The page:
February 15, 2013 |
First, Apple's Jonny Ive, the man credited with being the design genius behind the company's products, got a knighthood. That's Sir Jonny Ive, thank you very much. Now the British designer has received another honor from his home country: a Blue Peter badge. To which U.S. readers may ask: "What's that?" QUIZ: Test y our Apple knowledge Good question. "Blue Peter" is a children's TV show that has been running in Britain for about 50 years. The badge is presented to people for inspiring kids.
February 12, 2013 |
In 1986, when Luis Valdez's play “I Don't Have to Show You No Stinking Badges” premiered in Los Angeles, its portrait of an upwardly mobile Latino family in Monterey Park shattered Hollywood stereotypes. Buddy Villa wasn't a bandito or a gardener, Connie Villa wasn't a madam or a maid - they just played them in the movies, earning enough as extras to send their daughter to medical school and their son, Sonny, the play's troubled, troubling protagonist, to Harvard. Casa 0101's affectionate revival, 25 years after the last L.A. production of “Badges,” is compelling not only historically, as a benchmark for how opportunities for Latinos on stage and screen have developed (not as much as one might have hoped)
December 14, 2012 |
James Badge Dale has that familiar, handsome face that many a solid actor or high school sweetheart might have when you pass him at the coffee shop or traffic light. What you don't know is that you already love Dale -- or "Badge," as he's affectionately referred to. Soldiering on in HBO's "The Pacific," or his scene-stealing turn as Michael Fassbender's adulterous boss in "Shame," or the gaunt and haunting turn in Denzel Washington's "Flight," Badge is a chameleon who by this time next year will likely be a household name.
CALIFORNIA | LOCAL
October 14, 2012 |
Arthur Kassel loves his badges. For decades, the Beverly Hills socialite used his entertainment connections and political contributions to edge into law enforcement circles, gathering a collection of official credentials. He hobnobbed with Los Angeles County Sheriff Lee Baca, used a state car to drive solo in carpool lanes and carried a Glock pistol on his hip. In the world of cop groupies, the burly Brooklyn-born Kassel, 72, is the gold standard. "Arthur lived in a Walter Mitty fantasy," said his stepson, Willie Wilkerson III, referring to the hapless fictional character who fancied himself a pilot, a surgeon and a footloose killer.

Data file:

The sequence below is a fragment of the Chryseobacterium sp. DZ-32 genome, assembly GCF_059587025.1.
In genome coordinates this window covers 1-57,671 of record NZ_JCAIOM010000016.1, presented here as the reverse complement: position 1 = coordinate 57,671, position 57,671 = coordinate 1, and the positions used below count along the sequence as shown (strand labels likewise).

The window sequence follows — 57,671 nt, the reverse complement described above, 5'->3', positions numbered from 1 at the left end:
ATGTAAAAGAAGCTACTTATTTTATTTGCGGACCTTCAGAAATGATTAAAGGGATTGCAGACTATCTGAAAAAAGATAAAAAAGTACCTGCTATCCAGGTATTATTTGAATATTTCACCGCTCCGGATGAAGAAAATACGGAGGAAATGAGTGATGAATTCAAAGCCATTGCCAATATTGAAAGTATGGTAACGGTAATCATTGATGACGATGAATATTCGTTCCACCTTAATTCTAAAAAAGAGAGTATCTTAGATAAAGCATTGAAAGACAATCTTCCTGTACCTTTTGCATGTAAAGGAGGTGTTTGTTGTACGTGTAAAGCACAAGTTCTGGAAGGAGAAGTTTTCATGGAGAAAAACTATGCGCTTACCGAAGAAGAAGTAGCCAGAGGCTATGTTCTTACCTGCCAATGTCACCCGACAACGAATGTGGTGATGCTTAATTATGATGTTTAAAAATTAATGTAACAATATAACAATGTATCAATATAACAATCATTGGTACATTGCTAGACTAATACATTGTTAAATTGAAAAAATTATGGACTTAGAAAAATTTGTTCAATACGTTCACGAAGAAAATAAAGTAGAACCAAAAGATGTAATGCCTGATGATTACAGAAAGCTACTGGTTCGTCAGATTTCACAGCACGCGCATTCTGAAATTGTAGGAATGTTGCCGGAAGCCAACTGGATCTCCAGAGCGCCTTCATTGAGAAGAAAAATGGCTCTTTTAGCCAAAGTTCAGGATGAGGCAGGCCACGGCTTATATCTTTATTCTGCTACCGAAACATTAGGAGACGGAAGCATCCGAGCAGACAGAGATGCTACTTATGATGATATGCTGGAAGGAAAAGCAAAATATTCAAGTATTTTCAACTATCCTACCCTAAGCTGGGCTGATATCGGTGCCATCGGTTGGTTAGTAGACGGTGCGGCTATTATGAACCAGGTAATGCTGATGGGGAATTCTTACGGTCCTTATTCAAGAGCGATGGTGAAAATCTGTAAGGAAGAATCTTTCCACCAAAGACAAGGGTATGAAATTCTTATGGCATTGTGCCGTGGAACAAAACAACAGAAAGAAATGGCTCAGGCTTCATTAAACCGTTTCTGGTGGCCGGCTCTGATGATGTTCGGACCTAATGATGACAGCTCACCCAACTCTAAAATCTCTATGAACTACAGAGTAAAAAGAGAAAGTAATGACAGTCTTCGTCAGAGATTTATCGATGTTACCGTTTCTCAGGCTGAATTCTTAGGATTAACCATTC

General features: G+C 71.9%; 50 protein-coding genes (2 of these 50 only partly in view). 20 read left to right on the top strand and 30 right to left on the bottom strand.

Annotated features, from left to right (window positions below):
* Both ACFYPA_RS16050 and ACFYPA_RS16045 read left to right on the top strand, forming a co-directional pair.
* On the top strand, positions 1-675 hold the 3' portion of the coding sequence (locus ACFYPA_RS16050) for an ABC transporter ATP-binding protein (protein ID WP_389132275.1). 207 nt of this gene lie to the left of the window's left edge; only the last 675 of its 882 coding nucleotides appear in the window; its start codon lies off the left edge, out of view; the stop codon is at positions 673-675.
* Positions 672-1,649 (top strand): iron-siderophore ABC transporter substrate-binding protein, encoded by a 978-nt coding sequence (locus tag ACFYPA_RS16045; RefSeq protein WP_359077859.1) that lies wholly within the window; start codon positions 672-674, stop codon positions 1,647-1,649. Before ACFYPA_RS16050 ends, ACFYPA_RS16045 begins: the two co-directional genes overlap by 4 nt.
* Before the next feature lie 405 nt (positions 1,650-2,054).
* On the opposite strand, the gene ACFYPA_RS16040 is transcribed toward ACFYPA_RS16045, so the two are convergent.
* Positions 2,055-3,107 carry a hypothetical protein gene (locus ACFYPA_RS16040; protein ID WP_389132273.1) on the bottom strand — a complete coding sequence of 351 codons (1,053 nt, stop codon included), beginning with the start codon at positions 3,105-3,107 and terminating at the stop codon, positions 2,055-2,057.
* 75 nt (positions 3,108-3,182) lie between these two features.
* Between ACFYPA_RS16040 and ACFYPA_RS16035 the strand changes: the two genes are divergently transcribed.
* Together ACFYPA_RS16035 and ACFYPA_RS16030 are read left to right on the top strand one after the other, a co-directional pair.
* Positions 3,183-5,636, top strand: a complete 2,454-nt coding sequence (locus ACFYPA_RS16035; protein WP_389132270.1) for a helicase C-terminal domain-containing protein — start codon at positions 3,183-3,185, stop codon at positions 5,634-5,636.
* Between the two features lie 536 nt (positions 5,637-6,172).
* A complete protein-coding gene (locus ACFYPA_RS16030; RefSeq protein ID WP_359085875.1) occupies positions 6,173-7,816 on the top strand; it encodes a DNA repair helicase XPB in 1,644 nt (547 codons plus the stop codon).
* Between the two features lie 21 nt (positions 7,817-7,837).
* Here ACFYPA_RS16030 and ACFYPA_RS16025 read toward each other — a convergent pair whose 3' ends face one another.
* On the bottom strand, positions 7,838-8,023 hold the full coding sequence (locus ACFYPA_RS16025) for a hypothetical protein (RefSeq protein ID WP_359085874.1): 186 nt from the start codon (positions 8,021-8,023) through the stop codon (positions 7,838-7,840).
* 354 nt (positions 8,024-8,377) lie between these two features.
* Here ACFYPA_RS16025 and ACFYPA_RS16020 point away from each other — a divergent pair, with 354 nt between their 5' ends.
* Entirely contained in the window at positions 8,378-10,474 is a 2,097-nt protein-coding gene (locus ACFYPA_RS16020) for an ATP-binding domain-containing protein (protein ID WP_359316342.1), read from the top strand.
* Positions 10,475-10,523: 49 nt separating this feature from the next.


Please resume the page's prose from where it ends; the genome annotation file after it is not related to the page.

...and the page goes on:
July 12, 2012
"Fool me once, shame on you. Fool me twice, shame on me," they used to say on the late Andy Griffith's eponymous 1960s TV show. Los Angeles County Sheriff Lee Baca, whose folksy straight-man earnestness reminds us a bit of Griffith's Sheriff Andy Taylor, has actually been fooled three times when it comes to the issuance of official-looking badges or ID cards to non-department personnel. So here's a review: In 1999, Baca set up a special reserve program intended to allow celebrities and other notables to receive a badge and a gun in the name of boosting community relations.
CALIFORNIA | LOCAL
July 10, 2012 |
The Los Angeles County Sheriff's Department, which has faced criticism for handing out official-looking credentials to civilians with no law enforcement duties, is recalling an estimated 200 badges the department gave to local politicians, according to documents and interviews. Sheriff Lee Baca's decision to recall the badges comes two weeks after the FBI arrested three city officials in Cudahy on bribery charges. In support of the charges, the U.S. attorney's office released a photo of a smiling young woman in a Cudahy nightclub, brandishing two handguns and wearing a councilman's badge on her chest.